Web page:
Chapter 5 - §2. Elements for exclusion

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§2. Elements for exclusion

Generally, evidence may be subject to exclusion if it was obtained in violation of the Fourth Amendment. Evidence is obtained in violation of the Fourth Amendment if (1) it was discovered or obtained by a "search" or "seizure" and (2) that search or seizure was "unreasonable."

§2.1. Action must amount to search or seizure. For evidence to be subject to exclusion under the Fourth Amendment, the evidence must have been obtained as a result of a search or a seizure. If neither event occurred, the exclusionary rule does not apply.

1. When search occurs. A search occurs under the Fourth Amendment when (1) a person's constitutionally protected area or reasonable expectation of privacy (i.e., matter protected from search) (2) is intruded on (3) by state action (i.e., the government). See Carpenter v. U.S. (2018) ___ U.S. ___, 138 S.Ct. 2206, 2213; Florida v. Jardines (2013) 569 U.S. 1, 5; U.S. v. Jones (2012) 565 U.S. 400, 404-06; Kyllo v. U.S. (2001) 533 U.S. 27, 33; U.S. v. Jacobsen (1984) 466 U.S. 109, 113; People v. Caro (2019) 7 Cal.5th 463, 496.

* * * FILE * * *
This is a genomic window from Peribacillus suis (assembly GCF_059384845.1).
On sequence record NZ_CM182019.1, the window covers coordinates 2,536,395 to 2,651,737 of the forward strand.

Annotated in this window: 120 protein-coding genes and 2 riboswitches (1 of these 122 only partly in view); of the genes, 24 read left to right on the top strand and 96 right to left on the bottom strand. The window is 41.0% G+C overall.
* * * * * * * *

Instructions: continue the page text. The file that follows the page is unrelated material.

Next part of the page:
(1) Matter protected from search. Initially, the U.S. Supreme Court interpreted the term "search" in the Fourth Amendment as limited to protecting against any physical trespass on the particular areas described in the Amendment itself—"persons, houses, papers, and effects." See Jardines, 569 U.S. at 5; Jones, 565 U.S. at 404-05. This property-based approach to analyzing the Fourth Amendment, which prevented the government from physically intruding on an individual's private property to obtain information, existed until 1967 when the Court decided Katz v. U.S. (1967) 389 U.S. 347. In Katz, the Court held that "the Fourth Amendment protects people—and not simply 'areas'—against unreasonable searches and seizures." Katz, 389 U.S. at 353. Thus, as long as a person has a reasonable expectation of privacy in the item being searched, it is not required that the item itself falls within one of the constitutionally protected areas described in the Fourth Amendment. See id. (noting that property-based approach can no longer be regarded as controlling). While Katz seemed to effectively repudiate the property-based approach, several recent U.S. Supreme Court decisions have held that the reasonable-expectation-of-privacy test in Katz merely supplemented, but did not replace, the property-based approach. See Byrd v. U.S. (2018) ___ U.S. ___, 138 S.Ct. 1518, 1526; Jardines, 569 U.S. at 11; Jones, 565 U.S. at 407-09; U.S. v. Dixon (9th Cir.2020) 984 F.3d 814, 820. As a result, the Court has held that a search occurs either when a government actor obtains information by physically intruding on someone's person, paper, house, or effects or when a government actor intrudes on a person's reasonable expectation of privacy. See Grady v. North Carolina (2015) 575 U.S. 306, 308-09; Jardines, 569 U.S. at 11; Jones, 565 U.S. at 407-09; U.S. v. Thomas (9th Cir.2013) 726 F.3d 1086, 1092; see also Carpenter, ___ U.S. at ___, 138 S.Ct. at 2213-14 (no single approach definitively resolves what expectations of privacy are entitled to protection); Caskey, Expert Series: California Search and Seizure §§2:3, 2:4 (2021 ed.) (recognizing two tests for searches under Fourth Amendment). These two alternative and independent tests coexist and are not mutually exclusive.